Dale Frank

There was a smell of burnt straw. Standing unsteadily on an artificial floor which shifted beneath their tread, viewers watched as the artist sat and cleaned a rifle. On another occasion he wandered among his audience in a silent, darkened room, whipping a 9-foot willow branch through the air. Dale Frank’s performances were abstract, enigmatic, not always fully predetermined. Above all, they were designed to provoke tension. Since audiences could seldom understand all of what was happening, Frank’s events blended communication with misunderstanding, transmission with an in-built sense of loss. Gradually they became occasions in which the artist told himself a story about something private almost to the point of secrecy. But by that time he had also become a painter.

The fundamental gesture in Frank’s art is the movement of the long, close, curved striations that converge or separate dramatically in both his paintings and his large pencil drawings, resembling those airflow diagrams that justified ’30s streamlining. The resemblance is only skin-deep, however. In the charts, regularity is interrupted as matter noses its way into resistant vacancy. Frank’s space depends instead on the measured emptiness of the flat surface. It may propose an illusion of solidity by its ebb and flow, but since no boundaries occur, “form” cannot exist. Lines are vectors, not contours, the dense pattern functioning as a force-field in which energies or auras are plotted.

The emotional disturbances in Frank’s performances seem perfectly translated to the drawings—perfectly, and again abstractly. Yet since a completed drawing comprises both an emotion and the specific pretext by which that emotion was elicited, anthropomorphism is inescapable. It is not surprising that in Frank’s work the image increasingly strives to become a person. His latest wall-sized sketch has acquired teeth, a row of penises, and a fringed, pupiled eye, or perhaps two, along with windows and stalactites. Of its own accord, it seems, it is telling a kind of Romantic fairy story, with caves of ice, towers, and a livid moon which doubles as an eye-socket. Frank’s whorls of lines are both substance and insubstantiality, threatening the very fabric of the created world and providing centers that exude force. The essential paradox is compounded: flesh is seen from inside and outside simultaneously as the structure of the drawing becomes infinitely reversible. In the paintings, which are composed of that materiality the drawings only court, Frank simply plays the game differently, initially tracing counterparts of the drawn striations in the surface of thick paint, later floating piles of palette scrapings in seas of pigment.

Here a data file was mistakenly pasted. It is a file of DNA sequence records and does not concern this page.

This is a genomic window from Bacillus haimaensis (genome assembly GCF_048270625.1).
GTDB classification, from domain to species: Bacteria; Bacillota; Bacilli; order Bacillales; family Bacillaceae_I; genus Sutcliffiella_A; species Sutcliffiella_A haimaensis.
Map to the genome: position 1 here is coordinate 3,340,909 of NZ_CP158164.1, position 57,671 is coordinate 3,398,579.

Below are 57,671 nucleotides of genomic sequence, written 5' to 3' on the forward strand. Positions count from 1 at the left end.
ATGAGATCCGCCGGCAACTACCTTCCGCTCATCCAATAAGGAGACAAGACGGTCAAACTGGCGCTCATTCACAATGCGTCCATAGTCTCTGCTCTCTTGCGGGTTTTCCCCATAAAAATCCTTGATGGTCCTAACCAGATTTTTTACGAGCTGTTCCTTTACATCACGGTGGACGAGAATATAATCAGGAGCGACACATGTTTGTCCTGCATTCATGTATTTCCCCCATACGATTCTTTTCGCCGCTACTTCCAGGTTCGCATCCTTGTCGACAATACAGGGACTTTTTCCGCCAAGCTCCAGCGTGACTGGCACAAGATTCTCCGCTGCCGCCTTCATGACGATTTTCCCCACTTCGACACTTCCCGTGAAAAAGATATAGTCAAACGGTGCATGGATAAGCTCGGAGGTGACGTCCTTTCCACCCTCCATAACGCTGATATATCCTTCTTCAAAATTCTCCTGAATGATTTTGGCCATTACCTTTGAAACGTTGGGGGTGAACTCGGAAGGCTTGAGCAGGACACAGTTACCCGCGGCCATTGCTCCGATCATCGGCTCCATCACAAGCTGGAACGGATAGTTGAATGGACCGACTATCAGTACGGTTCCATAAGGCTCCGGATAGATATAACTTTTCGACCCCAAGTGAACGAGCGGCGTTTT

Yet constantly turning structure inside out, outside in, only serves to heighten the impossibility of Frank’s initial, discarded dilemma of line as either field or edge. Jasper Johns once admitted that only three art-historical statements interested him, one of which was Leonardo’s opinion on line as the representation of the limit of the body. Like Johns’, Frank’s “field” solves the problem, though in a different way. But is he violating that solution by involving himself so completely with matter? The answer lies in the continuum of the world that is taking shape: solipsistic, sublime, exotic, unfree. More and more, the “strife” that Frank has said he desires in art, his drawing gesture of swerving or interference, and the communicated tension of the performances seem identical—tests of consciousness, that sudden fright or pinch by which we make certain we are still alive.

Stuart Morgan